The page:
When Your Doctor Doesn’t Believe You
One in every 10 women are said to be affected by endometriosis – including more than 6.5 million women living in the United States. Yet, we still hear countless stories of women not feeling heard from their doctor about their symptoms.
“You’re too young.”
“All periods are painful.”
“Maybe it’s just stress.”
In fact, it’s not uncommon to hear of a woman who has experienced symptoms for more than a decade before she gets diagnosed. The validation of that diagnosis often arrives when fertility becomes an issue. Often, it’s not until that point that the symptoms are believed and validated.
Little is more frustrating than believing something is off in your body, you finally get the courage or make the time to schedule the appointment, only to be dismissed and pushed out the door.
1. Challenge your doctor
If your doctor doesn’t feel your symptoms are worth exploring, challenge them. I know this is the opposite approach to our parent’s relationships with doctors where the doctor knew best for all – they were not to be challenged. However, we are in a much different world now, and it’s not only your right but your job to stand up for your health... the quality of your life depends upon it.
And the reality is, this doesn’t need to be an aggressive confrontation. You could start with a question as simple as, “Can you explain (or help me understand) why you don’t feel the pain I experience is worth exploring further?”.
2. Fire your doctor
Yes, you have the right and the power to fire your doctor. Don’t get me wrong, I have a lot respect for physicians and health care providers; however, they do not have the right to encourage you to ignore symptoms that suggest something is not well with your body. It’s their job to help you explore the root of the issue and collaborate with you on the best plan to address the issue. That also means that it’s our responsibility to be honest and direct about our symptoms. If in the midst of that, the physician is downplaying your symptoms, it may warrant a second opinion or switching physicians all together.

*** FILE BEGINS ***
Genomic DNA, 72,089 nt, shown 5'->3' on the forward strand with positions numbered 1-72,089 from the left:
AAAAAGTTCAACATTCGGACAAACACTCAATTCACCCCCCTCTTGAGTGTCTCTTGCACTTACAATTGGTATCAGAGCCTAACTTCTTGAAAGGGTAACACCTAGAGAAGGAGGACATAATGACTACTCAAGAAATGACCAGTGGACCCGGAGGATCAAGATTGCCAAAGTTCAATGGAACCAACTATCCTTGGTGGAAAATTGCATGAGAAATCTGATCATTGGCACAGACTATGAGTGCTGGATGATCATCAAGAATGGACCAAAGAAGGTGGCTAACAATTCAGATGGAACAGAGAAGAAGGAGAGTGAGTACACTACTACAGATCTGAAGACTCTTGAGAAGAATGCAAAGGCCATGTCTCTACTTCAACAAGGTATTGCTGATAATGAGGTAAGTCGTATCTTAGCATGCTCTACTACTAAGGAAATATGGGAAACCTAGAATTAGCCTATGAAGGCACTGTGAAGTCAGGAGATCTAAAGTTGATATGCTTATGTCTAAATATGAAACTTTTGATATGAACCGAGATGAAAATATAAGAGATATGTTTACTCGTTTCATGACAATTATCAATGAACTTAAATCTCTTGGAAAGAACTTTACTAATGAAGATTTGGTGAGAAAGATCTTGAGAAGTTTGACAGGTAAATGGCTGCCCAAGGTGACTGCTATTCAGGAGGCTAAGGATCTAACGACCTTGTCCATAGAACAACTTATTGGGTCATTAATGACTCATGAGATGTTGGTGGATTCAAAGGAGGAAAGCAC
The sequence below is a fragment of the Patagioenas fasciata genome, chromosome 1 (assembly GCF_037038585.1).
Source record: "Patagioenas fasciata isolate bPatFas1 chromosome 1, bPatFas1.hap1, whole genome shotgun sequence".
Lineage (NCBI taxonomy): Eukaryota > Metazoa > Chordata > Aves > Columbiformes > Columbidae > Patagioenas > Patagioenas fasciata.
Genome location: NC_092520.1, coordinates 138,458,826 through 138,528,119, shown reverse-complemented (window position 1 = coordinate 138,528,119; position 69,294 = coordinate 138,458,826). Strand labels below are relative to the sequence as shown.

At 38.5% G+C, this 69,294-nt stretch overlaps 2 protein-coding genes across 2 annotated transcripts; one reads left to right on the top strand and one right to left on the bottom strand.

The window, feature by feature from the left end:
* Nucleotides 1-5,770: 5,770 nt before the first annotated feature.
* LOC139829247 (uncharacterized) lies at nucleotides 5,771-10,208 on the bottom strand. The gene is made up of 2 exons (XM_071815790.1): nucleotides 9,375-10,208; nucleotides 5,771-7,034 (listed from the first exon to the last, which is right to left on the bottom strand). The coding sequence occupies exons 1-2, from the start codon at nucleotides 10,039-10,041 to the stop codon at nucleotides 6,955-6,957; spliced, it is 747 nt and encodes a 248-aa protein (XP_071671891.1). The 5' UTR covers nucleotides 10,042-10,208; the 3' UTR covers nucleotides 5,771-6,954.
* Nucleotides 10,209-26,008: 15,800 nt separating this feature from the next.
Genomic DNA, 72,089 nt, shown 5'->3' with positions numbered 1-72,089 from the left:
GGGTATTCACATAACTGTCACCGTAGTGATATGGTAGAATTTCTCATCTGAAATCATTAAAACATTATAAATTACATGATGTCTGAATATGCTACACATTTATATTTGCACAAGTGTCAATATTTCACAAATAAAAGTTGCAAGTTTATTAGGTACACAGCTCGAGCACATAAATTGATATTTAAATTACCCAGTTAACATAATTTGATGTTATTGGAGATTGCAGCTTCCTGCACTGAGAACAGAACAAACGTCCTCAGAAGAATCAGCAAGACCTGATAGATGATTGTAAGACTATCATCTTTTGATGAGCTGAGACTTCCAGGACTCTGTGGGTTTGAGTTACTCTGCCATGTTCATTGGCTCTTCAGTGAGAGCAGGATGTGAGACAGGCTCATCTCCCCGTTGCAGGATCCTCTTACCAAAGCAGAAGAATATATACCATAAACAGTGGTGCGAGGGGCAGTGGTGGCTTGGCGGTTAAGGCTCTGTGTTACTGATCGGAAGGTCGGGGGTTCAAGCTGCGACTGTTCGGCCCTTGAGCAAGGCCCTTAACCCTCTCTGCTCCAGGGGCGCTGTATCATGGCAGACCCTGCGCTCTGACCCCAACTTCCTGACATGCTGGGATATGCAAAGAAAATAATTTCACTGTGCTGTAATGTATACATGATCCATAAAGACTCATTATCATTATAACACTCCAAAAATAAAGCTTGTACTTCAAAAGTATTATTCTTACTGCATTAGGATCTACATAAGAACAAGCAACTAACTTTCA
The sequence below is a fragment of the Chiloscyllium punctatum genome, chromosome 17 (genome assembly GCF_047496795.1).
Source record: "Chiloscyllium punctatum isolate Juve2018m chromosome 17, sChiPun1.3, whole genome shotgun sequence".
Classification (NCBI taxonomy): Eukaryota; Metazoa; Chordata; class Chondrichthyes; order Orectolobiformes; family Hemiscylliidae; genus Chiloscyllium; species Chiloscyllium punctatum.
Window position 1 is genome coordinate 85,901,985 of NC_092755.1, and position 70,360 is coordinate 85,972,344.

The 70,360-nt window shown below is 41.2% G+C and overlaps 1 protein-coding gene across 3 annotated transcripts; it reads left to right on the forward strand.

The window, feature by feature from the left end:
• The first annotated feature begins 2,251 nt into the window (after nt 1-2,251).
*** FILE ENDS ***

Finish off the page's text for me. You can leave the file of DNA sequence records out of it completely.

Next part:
When it comes to physicians, it’s important to get recommendations – you not only want a well-trained physician, you want someone with excellent bedside manner. These physicians are out there and worth the effort to track them down.
3. Consider going beyond traditional medicine
If you continue to hit dead-ends with talking to your physicians about your symptoms, you could consider reaching beyond traditional medicine to connect with a functional or integrative practitioner. It’s ideal to find someone with a traditional medical background so they can “speak both languages”, but they can run additional tests that aren’t widely recognized in traditional medicine now that may help direct your path to resolving your symptoms.
What do you find to be most helpful when you meet resistance from your doctor?
Have you altered your diet to try and reduce your endometriosis symptoms? If so, did it help?